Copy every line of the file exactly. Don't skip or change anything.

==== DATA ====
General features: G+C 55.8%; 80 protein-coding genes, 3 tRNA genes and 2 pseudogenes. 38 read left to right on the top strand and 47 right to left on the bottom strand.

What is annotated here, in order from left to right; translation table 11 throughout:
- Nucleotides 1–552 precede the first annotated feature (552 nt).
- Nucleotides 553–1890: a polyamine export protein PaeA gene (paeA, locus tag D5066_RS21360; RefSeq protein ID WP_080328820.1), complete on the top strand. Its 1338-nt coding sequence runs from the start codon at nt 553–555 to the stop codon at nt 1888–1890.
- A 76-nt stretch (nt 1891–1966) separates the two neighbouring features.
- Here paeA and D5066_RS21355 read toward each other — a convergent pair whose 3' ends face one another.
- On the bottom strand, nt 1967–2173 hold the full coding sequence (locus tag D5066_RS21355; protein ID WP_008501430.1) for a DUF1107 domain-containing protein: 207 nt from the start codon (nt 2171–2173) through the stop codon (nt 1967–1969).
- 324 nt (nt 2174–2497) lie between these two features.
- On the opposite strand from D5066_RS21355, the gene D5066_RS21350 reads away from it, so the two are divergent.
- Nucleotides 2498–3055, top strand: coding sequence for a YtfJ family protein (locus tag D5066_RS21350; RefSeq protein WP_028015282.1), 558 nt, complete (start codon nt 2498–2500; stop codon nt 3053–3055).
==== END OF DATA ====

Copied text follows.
General features: G+C 55.8%; 80 protein-coding genes, 3 tRNA genes and 2 pseudogenes. 38 read left to right on the top strand and 47 right to left on the bottom strand.

What is annotated here, in order from left to right; translation table 11 throughout:
- Nucleotides 1–552 precede the first annotated feature (552 nt).
- Nucleotides 553–1890: a polyamine export protein PaeA gene (paeA, locus tag D5066_RS21360; RefSeq protein ID WP_080328820.1), complete on the top strand. Its 1338-nt coding sequence runs from the start codon at nt 553–555 to the stop codon at nt 1888–1890.
- A 76-nt stretch (nt 1891–1966) separates the two neighbouring features.
- Here paeA and D5066_RS21355 read toward each other — a convergent pair whose 3' ends face one another.
- On the bottom strand, nt 1967–2173 hold the full coding sequence (locus tag D5066_RS21355; protein ID WP_008501430.1) for a DUF1107 domain-containing protein: 207 nt from the start codon (nt 2171–2173) through the stop codon (nt 1967–1969).
- 324 nt (nt 2174–2497) lie between these two features.
- On the opposite strand from D5066_RS21355, the gene D5066_RS21350 reads away from it, so the two are divergent.
- Nucleotides 2498–3055, top strand: coding sequence for a YtfJ family protein (locus tag D5066_RS21350; RefSeq protein WP_028015282.1), 558 nt, complete (start codon nt 2498–2500; stop codon nt 3053–3055).